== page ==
Back in the 70s, modular synths were expensive and intimidating walls of filters, oscillators, and patch cables. But nowadays, maker culture has totally demystified the modular synth.
Thanks to products like littleBits' synth kit, making a modular synth is almost as easy as playing with Lego, and the components are now small enough to fit in your pocket instead of nearly filling up an entire room.
The basic idea behind a modular synth is that every aspect of synthesis is broken down into modules that you can piece together yourself and connect in any way you see fit—oscillators, filters, arpeggiators, and other sound modifiers can be added or taken away. The NS1nanosynth is an all-in-one machine, but it still lets you have the fun of patching modules together in new and interesting combinations.
Here's a list of what's in this thing *extremely Professor Frink voice*: a voltage-controlled oscillator, two low-frequency oscillators, an ASDR (attack, sustain, decay, and release) envelope, lowpass and bandpass filters, and a voltage-controlled amplifier. And, since this is 2015, the NS1nanosynth is also fitted with an Arduino so you can hack it, and it has MIDI and USB outs.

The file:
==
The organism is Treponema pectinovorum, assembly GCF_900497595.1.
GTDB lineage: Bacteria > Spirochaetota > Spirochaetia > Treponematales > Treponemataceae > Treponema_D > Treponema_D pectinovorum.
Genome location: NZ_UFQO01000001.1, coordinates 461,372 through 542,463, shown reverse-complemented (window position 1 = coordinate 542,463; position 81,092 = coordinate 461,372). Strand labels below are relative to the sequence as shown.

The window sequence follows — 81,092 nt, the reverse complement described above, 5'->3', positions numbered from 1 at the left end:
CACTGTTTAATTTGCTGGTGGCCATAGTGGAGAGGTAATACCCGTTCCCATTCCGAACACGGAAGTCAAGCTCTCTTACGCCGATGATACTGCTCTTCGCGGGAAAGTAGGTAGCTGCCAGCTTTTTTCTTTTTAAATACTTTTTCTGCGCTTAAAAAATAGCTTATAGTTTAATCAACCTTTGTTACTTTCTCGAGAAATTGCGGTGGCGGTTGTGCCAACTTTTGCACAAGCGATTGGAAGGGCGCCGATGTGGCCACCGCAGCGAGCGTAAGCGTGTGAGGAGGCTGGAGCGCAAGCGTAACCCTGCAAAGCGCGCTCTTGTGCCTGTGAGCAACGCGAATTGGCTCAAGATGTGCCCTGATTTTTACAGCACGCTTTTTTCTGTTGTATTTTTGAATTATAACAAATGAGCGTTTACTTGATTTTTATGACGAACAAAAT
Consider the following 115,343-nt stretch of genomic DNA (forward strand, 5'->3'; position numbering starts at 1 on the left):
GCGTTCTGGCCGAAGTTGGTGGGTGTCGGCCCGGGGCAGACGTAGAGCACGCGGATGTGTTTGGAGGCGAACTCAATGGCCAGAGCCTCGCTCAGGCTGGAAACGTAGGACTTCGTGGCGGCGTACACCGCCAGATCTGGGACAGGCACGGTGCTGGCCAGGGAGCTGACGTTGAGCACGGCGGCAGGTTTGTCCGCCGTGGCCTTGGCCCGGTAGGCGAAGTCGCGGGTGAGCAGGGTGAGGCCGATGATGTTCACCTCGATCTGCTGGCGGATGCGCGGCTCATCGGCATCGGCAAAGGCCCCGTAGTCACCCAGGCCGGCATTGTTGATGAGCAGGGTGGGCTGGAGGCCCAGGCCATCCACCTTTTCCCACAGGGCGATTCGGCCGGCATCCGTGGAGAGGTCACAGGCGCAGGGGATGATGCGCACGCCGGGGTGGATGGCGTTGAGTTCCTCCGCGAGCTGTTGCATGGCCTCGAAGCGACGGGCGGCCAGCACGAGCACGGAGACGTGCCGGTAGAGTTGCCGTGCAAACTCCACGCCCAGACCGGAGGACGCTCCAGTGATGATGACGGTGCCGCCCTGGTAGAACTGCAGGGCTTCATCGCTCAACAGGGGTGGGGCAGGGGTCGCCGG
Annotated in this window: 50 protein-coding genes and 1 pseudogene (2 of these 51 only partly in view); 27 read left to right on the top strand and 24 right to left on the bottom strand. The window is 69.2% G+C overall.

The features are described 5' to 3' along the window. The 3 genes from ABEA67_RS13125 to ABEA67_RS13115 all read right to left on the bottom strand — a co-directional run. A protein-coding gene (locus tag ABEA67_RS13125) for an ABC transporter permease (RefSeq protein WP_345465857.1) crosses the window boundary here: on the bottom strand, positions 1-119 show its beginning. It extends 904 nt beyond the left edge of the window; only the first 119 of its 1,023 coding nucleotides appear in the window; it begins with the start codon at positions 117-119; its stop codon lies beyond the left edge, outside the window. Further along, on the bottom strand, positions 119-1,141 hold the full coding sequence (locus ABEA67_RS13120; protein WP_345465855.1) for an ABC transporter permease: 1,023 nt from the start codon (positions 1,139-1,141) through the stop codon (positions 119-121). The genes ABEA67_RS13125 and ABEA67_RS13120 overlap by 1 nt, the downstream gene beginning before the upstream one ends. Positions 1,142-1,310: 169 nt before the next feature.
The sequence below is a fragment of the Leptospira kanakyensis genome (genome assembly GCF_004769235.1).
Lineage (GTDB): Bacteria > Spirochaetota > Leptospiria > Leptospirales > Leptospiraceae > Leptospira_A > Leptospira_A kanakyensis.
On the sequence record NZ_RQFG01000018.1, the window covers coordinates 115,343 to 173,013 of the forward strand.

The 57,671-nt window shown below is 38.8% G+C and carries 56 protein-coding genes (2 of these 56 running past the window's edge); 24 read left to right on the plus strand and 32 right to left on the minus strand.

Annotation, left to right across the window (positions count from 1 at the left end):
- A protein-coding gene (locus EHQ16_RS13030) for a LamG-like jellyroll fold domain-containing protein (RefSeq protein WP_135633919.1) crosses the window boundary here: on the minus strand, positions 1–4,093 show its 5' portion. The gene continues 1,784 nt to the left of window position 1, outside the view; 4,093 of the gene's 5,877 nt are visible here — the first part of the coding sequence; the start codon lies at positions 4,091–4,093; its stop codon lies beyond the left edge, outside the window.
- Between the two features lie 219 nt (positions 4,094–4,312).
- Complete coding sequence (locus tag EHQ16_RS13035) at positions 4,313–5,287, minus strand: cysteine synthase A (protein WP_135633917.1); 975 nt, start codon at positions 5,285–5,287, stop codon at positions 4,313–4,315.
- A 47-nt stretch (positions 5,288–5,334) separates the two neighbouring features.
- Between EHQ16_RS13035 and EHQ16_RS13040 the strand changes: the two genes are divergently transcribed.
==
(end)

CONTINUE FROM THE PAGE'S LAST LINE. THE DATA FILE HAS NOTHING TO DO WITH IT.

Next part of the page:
Alright, so that paragraph may have been just a bunch of jargon to you, but trust me, it's neat. The littleBits kit—probably the NS1nanosynth's closest relative since it's also partly an analog unit—contains many of the same components but is missing a few key bits. For instance, the envelope controls that come with the littleBits kit are limited to attack and decay.
You can't buy the NS1nanosynth and there's no price tag yet, which is actually kind of nice, because I don't have to end this article with a "You can buy this thing now" line. Instead, how about this: man, this shit is cool.